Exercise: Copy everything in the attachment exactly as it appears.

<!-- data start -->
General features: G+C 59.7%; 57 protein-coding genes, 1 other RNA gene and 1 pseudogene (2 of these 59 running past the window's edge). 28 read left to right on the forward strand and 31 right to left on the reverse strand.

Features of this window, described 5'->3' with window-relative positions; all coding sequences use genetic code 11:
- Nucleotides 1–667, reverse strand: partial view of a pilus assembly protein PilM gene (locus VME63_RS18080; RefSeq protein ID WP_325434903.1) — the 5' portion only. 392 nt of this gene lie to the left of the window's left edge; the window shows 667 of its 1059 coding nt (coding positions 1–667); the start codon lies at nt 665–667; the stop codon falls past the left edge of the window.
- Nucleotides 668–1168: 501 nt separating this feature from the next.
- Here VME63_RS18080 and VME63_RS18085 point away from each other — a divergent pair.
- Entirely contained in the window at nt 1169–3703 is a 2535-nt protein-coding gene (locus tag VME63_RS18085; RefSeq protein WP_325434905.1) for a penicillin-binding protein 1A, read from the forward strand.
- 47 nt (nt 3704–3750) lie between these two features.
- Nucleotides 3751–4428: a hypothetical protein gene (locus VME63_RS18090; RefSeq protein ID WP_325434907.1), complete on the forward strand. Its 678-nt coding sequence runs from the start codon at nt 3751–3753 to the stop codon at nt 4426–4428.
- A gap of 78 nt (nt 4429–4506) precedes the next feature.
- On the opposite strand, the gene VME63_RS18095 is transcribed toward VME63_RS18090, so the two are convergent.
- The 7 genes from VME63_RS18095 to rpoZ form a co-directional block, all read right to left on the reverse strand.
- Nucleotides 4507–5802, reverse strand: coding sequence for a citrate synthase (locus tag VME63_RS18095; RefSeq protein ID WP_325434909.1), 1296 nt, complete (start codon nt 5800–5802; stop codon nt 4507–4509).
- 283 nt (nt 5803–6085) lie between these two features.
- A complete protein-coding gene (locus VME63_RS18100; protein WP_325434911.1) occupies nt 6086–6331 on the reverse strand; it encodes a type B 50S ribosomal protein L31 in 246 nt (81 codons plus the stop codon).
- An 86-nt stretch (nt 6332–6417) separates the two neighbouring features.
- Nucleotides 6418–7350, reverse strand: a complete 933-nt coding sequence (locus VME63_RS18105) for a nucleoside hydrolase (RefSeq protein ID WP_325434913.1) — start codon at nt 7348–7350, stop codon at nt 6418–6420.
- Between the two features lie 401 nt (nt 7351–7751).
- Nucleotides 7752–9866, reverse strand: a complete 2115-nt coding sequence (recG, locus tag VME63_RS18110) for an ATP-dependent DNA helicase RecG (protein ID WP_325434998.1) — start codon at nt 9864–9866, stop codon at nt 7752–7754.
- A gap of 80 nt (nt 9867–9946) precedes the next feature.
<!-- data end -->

General features: G+C 59.7%; 57 protein-coding genes, 1 other RNA gene and 1 pseudogene (2 of these 59 running past the window's edge). 28 read left to right on the forward strand and 31 right to left on the reverse strand.

Features of this window, described 5'->3' with window-relative positions; all coding sequences use genetic code 11:
- Nucleotides 1–667, reverse strand: partial view of a pilus assembly protein PilM gene (locus VME63_RS18080; RefSeq protein ID WP_325434903.1) — the 5' portion only. 392 nt of this gene lie to the left of the window's left edge; the window shows 667 of its 1059 coding nt (coding positions 1–667); the start codon lies at nt 665–667; the stop codon falls past the left edge of the window.
- Nucleotides 668–1168: 501 nt separating this feature from the next.
- Here VME63_RS18080 and VME63_RS18085 point away from each other — a divergent pair.
- Entirely contained in the window at nt 1169–3703 is a 2535-nt protein-coding gene (locus tag VME63_RS18085; RefSeq protein WP_325434905.1) for a penicillin-binding protein 1A, read from the forward strand.
- 47 nt (nt 3704–3750) lie between these two features.
- Nucleotides 3751–4428: a hypothetical protein gene (locus VME63_RS18090; RefSeq protein ID WP_325434907.1), complete on the forward strand. Its 678-nt coding sequence runs from the start codon at nt 3751–3753 to the stop codon at nt 4426–4428.
- A gap of 78 nt (nt 4429–4506) precedes the next feature.
- On the opposite strand, the gene VME63_RS18095 is transcribed toward VME63_RS18090, so the two are convergent.
- The 7 genes from VME63_RS18095 to rpoZ form a co-directional block, all read right to left on the reverse strand.
- Nucleotides 4507–5802, reverse strand: coding sequence for a citrate synthase (locus tag VME63_RS18095; RefSeq protein ID WP_325434909.1), 1296 nt, complete (start codon nt 5800–5802; stop codon nt 4507–4509).
- 283 nt (nt 5803–6085) lie between these two features.
- A complete protein-coding gene (locus VME63_RS18100; protein WP_325434911.1) occupies nt 6086–6331 on the reverse strand; it encodes a type B 50S ribosomal protein L31 in 246 nt (81 codons plus the stop codon).
- An 86-nt stretch (nt 6332–6417) separates the two neighbouring features.
- Nucleotides 6418–7350, reverse strand: a complete 933-nt coding sequence (locus VME63_RS18105) for a nucleoside hydrolase (RefSeq protein ID WP_325434913.1) — start codon at nt 7348–7350, stop codon at nt 6418–6420.
- Between the two features lie 401 nt (nt 7351–7751).
- Nucleotides 7752–9866, reverse strand: a complete 2115-nt coding sequence (recG, locus tag VME63_RS18110) for an ATP-dependent DNA helicase RecG (protein ID WP_325434998.1) — start codon at nt 9864–9866, stop codon at nt 7752–7754.
- A gap of 80 nt (nt 9867–9946) precedes the next feature.